Finally, I do remember hearing about a new type of foam that behaves similar to the crushable foam used in helmets, but rebounds slowly. I will have to work to find that reference. But if they are in the marketplace they will be more robust to hits and repeat impacts.

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Awesome response with lots of links to back your answer up. Thanks for taking the time to research and share! –  CatsAndCode Jul 26 '12 at 1:28
    
@CalicoBeard - Great, glad it was informative. Be safe and have fun! –  Rider_X Jul 26 '12 at 1:54
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+1 the area under those curves is energy and not force, though. –  Brad Jul 26 '12 at 2:18
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+1 for having links to sources. –  Chef Flambe Jul 26 '12 at 17:07
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@alesplin - While I agree that bicycle helmets are much better for ventilation, the question asked about the safety of using a military helmet, with an explicitly statement about lack of ventilation not being an issue. –  Rider_X Jul 29 '12 at 16:58

Surly the webbing inside a millitary helmet would provide adequet cusioning

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Can you provide any evidence for this statement? –  jimirings Jun 4 '13 at 21:34

No. Military helmets are designed to protect your head against flying shrapnel, not absorb blunt force trauma. It's better than nothing, but that's not saying much.

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Im not an expert, but i would say probably not safe.

Things that are good at deflecting small fast moving objects arent always good at absorbing crushing force. Bike helmets are designed to absorb most of the force from the impact as to protect your dome from it. I am not sure how well an army helmet will do in this regard.

A good analogy might be using a bullet vest to stop a bullet vs using a bullet vest to protect yourself from a sledge hammer wielding psycho. It may work really well for one but not the other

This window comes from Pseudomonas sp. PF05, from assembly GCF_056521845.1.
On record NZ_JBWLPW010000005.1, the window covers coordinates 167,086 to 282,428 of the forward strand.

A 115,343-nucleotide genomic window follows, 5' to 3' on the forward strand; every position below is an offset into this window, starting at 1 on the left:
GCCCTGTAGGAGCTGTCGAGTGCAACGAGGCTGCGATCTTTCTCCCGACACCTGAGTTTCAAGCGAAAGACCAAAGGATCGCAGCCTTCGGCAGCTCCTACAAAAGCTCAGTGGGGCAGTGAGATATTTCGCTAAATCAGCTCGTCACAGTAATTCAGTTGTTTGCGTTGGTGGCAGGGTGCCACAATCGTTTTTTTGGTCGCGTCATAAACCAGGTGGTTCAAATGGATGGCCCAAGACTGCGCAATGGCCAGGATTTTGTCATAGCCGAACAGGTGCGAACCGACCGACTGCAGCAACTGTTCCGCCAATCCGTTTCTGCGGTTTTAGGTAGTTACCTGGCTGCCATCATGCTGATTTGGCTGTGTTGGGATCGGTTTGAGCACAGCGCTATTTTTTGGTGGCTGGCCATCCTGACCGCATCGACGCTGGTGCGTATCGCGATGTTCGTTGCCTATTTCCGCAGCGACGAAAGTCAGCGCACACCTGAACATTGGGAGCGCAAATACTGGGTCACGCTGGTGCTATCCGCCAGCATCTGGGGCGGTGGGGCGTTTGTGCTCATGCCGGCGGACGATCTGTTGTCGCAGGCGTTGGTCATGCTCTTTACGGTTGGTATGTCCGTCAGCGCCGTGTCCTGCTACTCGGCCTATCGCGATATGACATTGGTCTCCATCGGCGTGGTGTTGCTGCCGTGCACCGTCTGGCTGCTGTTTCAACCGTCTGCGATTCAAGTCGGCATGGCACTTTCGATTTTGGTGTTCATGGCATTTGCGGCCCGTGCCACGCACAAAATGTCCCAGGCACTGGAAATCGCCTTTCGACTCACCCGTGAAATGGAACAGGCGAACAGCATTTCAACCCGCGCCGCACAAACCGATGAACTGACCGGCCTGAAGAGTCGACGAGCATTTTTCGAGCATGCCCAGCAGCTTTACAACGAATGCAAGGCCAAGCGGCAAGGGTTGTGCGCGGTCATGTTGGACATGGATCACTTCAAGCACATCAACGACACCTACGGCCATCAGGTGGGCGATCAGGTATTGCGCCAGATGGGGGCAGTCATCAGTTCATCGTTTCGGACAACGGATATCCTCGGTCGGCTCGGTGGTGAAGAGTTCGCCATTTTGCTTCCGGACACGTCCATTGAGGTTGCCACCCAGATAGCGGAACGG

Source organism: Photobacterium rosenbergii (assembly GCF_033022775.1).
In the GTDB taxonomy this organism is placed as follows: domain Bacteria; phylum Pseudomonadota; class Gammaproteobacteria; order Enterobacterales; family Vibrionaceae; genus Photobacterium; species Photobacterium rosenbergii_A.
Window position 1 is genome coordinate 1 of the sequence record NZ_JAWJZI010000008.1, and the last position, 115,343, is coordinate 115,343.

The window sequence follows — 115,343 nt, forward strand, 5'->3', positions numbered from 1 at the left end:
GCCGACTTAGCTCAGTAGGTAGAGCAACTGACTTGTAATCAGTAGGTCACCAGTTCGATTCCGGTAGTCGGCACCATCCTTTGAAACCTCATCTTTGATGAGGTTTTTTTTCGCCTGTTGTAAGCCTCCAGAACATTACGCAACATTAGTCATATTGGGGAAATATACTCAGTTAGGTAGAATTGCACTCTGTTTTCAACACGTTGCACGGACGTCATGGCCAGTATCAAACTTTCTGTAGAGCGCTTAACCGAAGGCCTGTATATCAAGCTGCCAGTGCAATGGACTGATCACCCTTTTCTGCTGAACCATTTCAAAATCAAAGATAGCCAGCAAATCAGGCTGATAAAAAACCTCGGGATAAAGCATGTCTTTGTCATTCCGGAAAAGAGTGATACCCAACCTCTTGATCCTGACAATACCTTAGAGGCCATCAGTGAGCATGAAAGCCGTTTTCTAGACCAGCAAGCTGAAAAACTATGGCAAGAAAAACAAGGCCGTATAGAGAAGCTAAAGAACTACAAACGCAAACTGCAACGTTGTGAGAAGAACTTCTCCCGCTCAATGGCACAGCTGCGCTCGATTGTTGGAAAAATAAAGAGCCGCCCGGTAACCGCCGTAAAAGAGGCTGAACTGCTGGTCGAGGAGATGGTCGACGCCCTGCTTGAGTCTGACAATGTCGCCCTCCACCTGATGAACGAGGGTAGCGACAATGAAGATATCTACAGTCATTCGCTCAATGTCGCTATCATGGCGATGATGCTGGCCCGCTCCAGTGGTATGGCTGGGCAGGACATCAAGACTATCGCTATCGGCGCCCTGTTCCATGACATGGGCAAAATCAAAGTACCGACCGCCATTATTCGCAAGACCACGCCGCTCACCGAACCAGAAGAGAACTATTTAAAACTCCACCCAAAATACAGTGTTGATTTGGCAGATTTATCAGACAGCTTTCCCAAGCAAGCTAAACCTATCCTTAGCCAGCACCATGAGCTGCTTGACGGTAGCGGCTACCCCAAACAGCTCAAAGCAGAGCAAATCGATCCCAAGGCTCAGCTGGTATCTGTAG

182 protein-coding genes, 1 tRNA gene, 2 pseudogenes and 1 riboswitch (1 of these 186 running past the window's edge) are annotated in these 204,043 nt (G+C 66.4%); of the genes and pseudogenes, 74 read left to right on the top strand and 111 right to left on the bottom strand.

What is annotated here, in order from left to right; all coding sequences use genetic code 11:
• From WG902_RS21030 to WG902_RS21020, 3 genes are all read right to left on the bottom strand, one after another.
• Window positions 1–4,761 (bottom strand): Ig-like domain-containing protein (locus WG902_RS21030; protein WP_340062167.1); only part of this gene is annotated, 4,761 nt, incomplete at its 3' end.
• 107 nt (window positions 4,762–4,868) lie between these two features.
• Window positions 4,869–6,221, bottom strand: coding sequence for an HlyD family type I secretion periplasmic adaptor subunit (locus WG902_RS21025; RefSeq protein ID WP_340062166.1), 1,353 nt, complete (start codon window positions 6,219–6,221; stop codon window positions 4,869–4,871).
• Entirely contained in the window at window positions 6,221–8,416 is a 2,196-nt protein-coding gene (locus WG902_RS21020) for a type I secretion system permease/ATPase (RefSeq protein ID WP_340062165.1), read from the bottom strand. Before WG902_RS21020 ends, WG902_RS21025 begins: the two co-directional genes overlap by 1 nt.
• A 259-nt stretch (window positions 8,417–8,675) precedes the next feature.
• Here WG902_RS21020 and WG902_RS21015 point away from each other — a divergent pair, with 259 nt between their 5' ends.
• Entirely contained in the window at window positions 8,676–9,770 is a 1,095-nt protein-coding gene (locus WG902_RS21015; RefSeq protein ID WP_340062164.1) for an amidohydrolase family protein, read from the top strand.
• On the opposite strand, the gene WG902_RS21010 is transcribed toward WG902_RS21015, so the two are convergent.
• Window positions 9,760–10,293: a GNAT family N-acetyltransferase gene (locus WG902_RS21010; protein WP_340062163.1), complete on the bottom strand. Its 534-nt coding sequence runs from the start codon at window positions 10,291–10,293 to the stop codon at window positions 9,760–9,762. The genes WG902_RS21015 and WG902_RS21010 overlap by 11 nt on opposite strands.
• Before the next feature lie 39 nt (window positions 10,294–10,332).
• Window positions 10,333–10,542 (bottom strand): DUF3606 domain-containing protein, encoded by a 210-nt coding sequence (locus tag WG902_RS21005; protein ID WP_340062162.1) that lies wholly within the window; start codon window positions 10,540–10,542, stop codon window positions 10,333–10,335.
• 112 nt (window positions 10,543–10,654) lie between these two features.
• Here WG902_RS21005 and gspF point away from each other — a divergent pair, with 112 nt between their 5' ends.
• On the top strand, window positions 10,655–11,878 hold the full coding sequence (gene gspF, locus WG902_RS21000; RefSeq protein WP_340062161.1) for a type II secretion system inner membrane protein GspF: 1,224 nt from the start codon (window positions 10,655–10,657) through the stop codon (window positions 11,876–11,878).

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An army helmet is also not going to properly fit your head if the worst happens and will not actually do it's job of absorbing impact. It'll slide around on (or off) your head and be yet another liability for your safety. there are plenty of styles for proper cycling helmets and I'll bet you can find one that will fit your needs yet also properly protect your head. Additionally, most cycling specific helmets are tested by a gov't agency for safety. Wearing a non-rated helmet may be a huge legal liability should someone hit you and you attempt to get any kind of settlement/insurance claim. –  Tha Riddla Jul 25 '12 at 18:51
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Bike helmets are actually designed to shatter, diverting much of the force away from the underlying area. This is why you're supposed to replace your helmet after a crash - if it's cracked it won't be able "fail" appropriately next time. That being said, I'd pay good money to see someone riding with a full-on jet pilot helmet, complete with radio mic and polarized HUD visor. –  lawndartcatcher Jul 25 '12 at 19:51
    
...and the things are dang-awful heavy. Even an inexpensive "skater" (but check for DOT approved) is much better alternative. –  Ken Hiatt Jul 25 '12 at 20:20
    
Excellent analogy mkoryak. That makes perfect sense. Thanks for talking me out of it. –  CatsAndCode Jul 26 '12 at 2:05
    
Actually, there are many common design points between the modern military helmet and the bike helmet. The main difference is that the military helmet has the additional duty to deflect shrapnel, et all. But it does this by spreading out the impact, in time and in space, using the same crushable liner technique as used in a bike helmet. –  Daniel R Hicks Jul 26 '12 at 14:13